I am pursing an online BBA, and plan to do an MBA too: Lt Lalita Thambi
Lt. Lalita Thambi is an ex-army person who has served in the Indian Military Nursing Services (MNS), a part of the Armed Forces Medical Services (AFMS) of the Indian army. MNS officers are an integral part of the country’s war efforts, humanitarian assistance, rescue operations, hospital ships and submarines, and serve the Indian troops from the highest battlefield to the vast desert lands of India. Lt. Thambi shifted to the private sector about three decades ago and is now working for Fortis Healthcare. She is pursuing a BBA from Online Manipal, with the hopes of completing an MBA as well. We approached Lt. Thambi for an interview, and she agreed to share her experience in the army and as a civilian with us.
Why did you decide to join the army?
I was fascinated by the dedication of soldiers at the border and wanted to learn and experience their tough life routine. Also, the uniform itself was quite attractive with stars on the shoulders!
At the time of my admission into military nursing, there was only one gateway for women to enter the Indian Army and that was via the Army Medical Corps. I was in my final year pursuing B.Com (Hons.) at Delhi University when the Indian Army opened the intake for non-science students. I was fortunate to get into AMC despite being a commerce student. Indeed, the process for the same was quite robust!
Describe your military experience
Since I was part of the MNS, I was part of the rescue team of 181 MH, responsible for handling emergencies like accidental fall of vehicles and buses into the deep valley. I also trained in rifle drills and weapon safety since all MNS personnel are expected to serve in field areas. I also took part in inter-unit badminton matches both doubles and singles and was a champion!
What were the life-altering lessons you learnt during your service?
Customs and courtesies are ingrained at every level in our military. Respect for chain of command, for each other, for civilians, and even for enemies is always first and foremost. This applies while working, training, and even during your personal time. We learn to be good at a handful of things through specialization and that sets us apart. Last, but not least, by learning to obey, I learnt how to command.
During my service, I learnt values like discipline, bravery, selflessness, and adaptability. We were all taught how to make winning a habit and to never shy away from hard work. Military life and service requires a sharp eye and attention to detail, which helps me in everyday life. I was able to develop leadership and ownership skills during my service.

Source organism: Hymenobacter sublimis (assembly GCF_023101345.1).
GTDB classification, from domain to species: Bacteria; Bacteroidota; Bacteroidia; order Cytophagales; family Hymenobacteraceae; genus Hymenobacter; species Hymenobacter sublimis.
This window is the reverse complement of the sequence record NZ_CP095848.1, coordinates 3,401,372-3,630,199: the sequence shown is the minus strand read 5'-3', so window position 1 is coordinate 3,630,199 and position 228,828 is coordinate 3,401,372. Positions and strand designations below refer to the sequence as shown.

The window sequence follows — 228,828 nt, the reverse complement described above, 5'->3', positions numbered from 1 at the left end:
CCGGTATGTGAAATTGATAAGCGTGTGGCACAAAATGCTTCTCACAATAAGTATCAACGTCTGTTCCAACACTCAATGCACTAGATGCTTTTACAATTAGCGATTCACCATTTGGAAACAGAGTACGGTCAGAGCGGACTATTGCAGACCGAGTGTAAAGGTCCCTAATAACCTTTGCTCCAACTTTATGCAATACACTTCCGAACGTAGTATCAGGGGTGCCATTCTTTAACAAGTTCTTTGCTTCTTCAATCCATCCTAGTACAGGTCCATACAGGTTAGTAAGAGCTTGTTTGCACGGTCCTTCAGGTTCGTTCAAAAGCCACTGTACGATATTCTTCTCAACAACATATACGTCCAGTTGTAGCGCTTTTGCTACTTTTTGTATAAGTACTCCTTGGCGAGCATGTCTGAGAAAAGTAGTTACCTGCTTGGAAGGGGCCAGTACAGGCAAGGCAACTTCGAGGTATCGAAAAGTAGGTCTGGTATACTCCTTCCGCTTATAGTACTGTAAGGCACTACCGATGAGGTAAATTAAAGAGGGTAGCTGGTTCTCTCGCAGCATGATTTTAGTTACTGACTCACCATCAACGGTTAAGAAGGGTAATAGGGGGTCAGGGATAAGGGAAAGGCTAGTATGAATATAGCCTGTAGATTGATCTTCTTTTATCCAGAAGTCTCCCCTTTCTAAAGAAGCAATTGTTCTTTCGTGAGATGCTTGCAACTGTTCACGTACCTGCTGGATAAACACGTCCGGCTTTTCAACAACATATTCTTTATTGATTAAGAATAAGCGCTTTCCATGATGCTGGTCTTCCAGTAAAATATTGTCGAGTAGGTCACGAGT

Military rejuvenates your sense of optimism and passion to achieve lifelong goals. It is undeniable that military service changes you for the good and makes you want to be the person your society, colleagues, friends, and family members can be proud of.
How does it feel transitioning back to civilian life?
The decision to separate from the military and transition into the civilian workforce carries many challenges. Both work-role and personal identity transitions occur when one leaves the military. There are the practical considerations, such as where to live and what sort of education or work to pursue. But there are also emotional challenges for service members and their families. Whether it’s a short stint in the military or a long career, it can be a tough change in the first few months – and even years – after finishing your service.
How did the shift to the private sector happen?
It was not a choice but an opportunity that fell into my lap. I was approached by an Australian laboratory that wanted to launch in the Indian market with 32 branches across the National Capital Region. They were looking for a supervisor with a military background to train their nurses and phlebotomists. I was offered this opportunity and successfully launched my career as a Staff Development and Education Officer.
I have been working in the private sector, corporate offices, international and national NGOs for almost 30 years. I always wanted to pursue an MBA in HRM but somehow my hectic work-life schedule after the army didn’t allow me any ‘me time’. Now that I have that in hand, I’m doing what I always wanted to and will look for a different line of work to start as a challenge.
What does your future look like?
I have keen interest in starting a small-scale business of my own and a human resource management organization which has both training and development streams. My total work experience has helped me acquire the skills required for both. After my online BBA from Manipal University Jaipur, I will complete an MBA and supplement my learning with industry-relevant Coursera courses that are provided by Online Manipal.
Information related to companies and external organizations is based on secondary research or the opinion of individual authors and must not be interpreted as the official information shared by the concerned organization.
Additionally, information like fee, eligibility, scholarships, finance options etc. on offerings and programs listed on Online Manipal may change as per the discretion of respective universities so please refer to the respective program page for latest information. Any information provided in blogs is not binding and cannot be taken as final.
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